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Wednesday, 28 April 2010 00:00

Profile on Roger Corman

Written by  Frank and Margie Barron
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cormanthumbnail.jpgProducer, director and motion picture distributor, Roger Corman, awarded an honorary Oscar. 

After a half century as a producer, director and motion picture distributor, Roger Corman finally got the ultimate reward –– an honorary Oscar, given to him by the Academy of Motion Picture Arts & Sciences at the 2009 Governors Awards Ceremony.

Roger Corman and Frank Barron

After a half century as a producer, director and motion picture distributor, Roger Corman finally got the ultimate reward –– an honorary Oscar, given to him by theAcademy of Motion Picture Arts & Sciences at the 2009 Governors Awards Ceremony.

A segment of his acceptance was shown at the 82nd Academy Awards presentation. The golden trophy was given in recognition of his life achievement in the entertainment industry, and it’s the crown jewel of his well-deserved awards. “First, it is recognition of the various things I’ve done,” says Corman. “But second, what is really most important, and even nicer, is that at the Governors’ Ball [where the presentation was made] were so many of the guys and women who had started with me that it was almost like a private party. I enjoyed that we were all together again, just laughing and joking and talking about things that we had all done together. That to me was better than getting the award.”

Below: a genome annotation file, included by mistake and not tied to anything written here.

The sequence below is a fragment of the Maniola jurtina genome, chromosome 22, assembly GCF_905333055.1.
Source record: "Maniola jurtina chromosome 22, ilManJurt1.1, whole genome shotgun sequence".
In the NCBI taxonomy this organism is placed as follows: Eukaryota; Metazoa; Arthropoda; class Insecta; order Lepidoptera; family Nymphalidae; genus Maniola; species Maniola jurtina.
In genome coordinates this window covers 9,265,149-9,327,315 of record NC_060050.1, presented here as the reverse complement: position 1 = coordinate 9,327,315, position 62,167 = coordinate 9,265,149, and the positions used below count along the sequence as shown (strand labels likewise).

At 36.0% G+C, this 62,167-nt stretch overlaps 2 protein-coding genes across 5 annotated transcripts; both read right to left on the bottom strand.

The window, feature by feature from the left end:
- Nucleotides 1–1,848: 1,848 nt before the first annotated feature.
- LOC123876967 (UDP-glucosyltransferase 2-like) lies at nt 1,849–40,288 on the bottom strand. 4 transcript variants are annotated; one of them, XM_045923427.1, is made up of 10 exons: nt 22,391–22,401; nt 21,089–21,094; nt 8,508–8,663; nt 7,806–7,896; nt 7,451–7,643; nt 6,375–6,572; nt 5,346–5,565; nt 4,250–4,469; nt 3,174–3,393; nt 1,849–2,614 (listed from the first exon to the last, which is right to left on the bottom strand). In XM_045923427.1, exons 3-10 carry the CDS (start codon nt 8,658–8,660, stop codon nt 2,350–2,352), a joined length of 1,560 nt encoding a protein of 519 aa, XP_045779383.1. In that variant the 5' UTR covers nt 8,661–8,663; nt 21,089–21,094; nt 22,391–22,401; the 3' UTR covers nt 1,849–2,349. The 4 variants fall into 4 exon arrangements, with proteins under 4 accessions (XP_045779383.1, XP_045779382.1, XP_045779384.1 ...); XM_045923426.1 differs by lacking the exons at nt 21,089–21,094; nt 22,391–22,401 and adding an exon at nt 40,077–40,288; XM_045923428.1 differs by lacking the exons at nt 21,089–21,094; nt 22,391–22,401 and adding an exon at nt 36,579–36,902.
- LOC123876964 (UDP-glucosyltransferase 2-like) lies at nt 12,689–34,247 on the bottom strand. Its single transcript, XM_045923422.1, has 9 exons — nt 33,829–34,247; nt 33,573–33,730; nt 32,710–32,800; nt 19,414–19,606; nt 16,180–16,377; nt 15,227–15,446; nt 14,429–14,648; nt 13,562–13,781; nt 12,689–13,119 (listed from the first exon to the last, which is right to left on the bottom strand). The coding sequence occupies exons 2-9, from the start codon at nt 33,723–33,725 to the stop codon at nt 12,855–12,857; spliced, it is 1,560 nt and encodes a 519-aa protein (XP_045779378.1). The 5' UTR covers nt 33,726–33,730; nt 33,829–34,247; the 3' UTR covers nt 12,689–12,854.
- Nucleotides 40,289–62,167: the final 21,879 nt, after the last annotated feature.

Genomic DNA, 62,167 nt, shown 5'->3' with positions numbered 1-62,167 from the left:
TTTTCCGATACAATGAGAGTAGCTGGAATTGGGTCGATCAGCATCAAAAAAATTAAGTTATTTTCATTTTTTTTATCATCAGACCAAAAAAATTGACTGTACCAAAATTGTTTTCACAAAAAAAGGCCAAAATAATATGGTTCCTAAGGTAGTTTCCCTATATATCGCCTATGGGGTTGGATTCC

Corman is proud of all the films he has made. “There are those of some significance, but I can’t single out one particular picture, just the body of work, which represents a lifetime of supporting independent filmmaking,” he says. “It’s really the pleasure you get in creating something with a group of talented people. Of course, it’s nice to get the Oscar; I’m not going to knock that.”